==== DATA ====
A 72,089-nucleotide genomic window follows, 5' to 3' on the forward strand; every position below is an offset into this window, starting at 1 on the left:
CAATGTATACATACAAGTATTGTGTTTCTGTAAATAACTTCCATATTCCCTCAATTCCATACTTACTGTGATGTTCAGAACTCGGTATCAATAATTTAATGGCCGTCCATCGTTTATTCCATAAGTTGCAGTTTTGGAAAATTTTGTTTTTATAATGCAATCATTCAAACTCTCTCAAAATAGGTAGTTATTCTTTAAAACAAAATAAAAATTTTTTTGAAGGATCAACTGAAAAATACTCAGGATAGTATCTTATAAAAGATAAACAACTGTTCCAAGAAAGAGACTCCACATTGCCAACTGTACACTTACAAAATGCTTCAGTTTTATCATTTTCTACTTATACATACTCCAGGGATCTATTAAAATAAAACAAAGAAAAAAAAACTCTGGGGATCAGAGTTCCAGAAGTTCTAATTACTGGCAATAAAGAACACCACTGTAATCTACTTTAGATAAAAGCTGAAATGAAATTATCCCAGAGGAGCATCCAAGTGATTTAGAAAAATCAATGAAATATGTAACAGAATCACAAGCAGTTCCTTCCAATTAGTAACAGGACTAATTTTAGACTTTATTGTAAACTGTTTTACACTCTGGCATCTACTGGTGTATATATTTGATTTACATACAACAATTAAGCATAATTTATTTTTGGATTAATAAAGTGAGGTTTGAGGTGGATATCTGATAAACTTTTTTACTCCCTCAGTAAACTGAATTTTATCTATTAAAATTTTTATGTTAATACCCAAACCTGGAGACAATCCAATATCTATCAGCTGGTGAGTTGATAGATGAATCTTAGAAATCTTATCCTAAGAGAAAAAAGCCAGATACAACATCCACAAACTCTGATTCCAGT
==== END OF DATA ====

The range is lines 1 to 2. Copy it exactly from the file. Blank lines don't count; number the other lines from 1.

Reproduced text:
A 72,089-nucleotide genomic window follows, 5' to 3' on the forward strand; every position below is an offset into this window, starting at 1 on the left:
CAATGTATACATACAAGTATTGTGTTTCTGTAAATAACTTCCATATTCCCTCAATTCCATACTTACTGTGATGTTCAGAACTCGGTATCAATAATTTAATGGCCGTCCATCGTTTATTCCATAAGTTGCAGTTTTGGAAAATTTTGTTTTTATAATGCAATCATTCAAACTCTCTCAAAATAGGTAGTTATTCTTTAAAACAAAATAAAAATTTTTTTGAAGGATCAACTGAAAAATACTCAGGATAGTATCTTATAAAAGATAAACAACTGTTCCAAGAAAGAGACTCCACATTGCCAACTGTACACTTACAAAATGCTTCAGTTTTATCATTTTCTACTTATACATACTCCAGGGATCTATTAAAATAAAACAAAGAAAAAAAAACTCTGGGGATCAGAGTTCCAGAAGTTCTAATTACTGGCAATAAAGAACACCACTGTAATCTACTTTAGATAAAAGCTGAAATGAAATTATCCCAGAGGAGCATCCAAGTGATTTAGAAAAATCAATGAAATATGTAACAGAATCACAAGCAGTTCCTTCCAATTAGTAACAGGACTAATTTTAGACTTTATTGTAAACTGTTTTACACTCTGGCATCTACTGGTGTATATATTTGATTTACATACAACAATTAAGCATAATTTATTTTTGGATTAATAAAGTGAGGTTTGAGGTGGATATCTGATAAACTTTTTTACTCCCTCAGTAAACTGAATTTTATCTATTAAAATTTTTATGTTAATACCCAAACCTGGAGACAATCCAATATCTATCAGCTGGTGAGTTGATAGATGAATCTTAGAAATCTTATCCTAAGAGAAAAAAGCCAGATACAACATCCACAAACTCTGATTCCAGT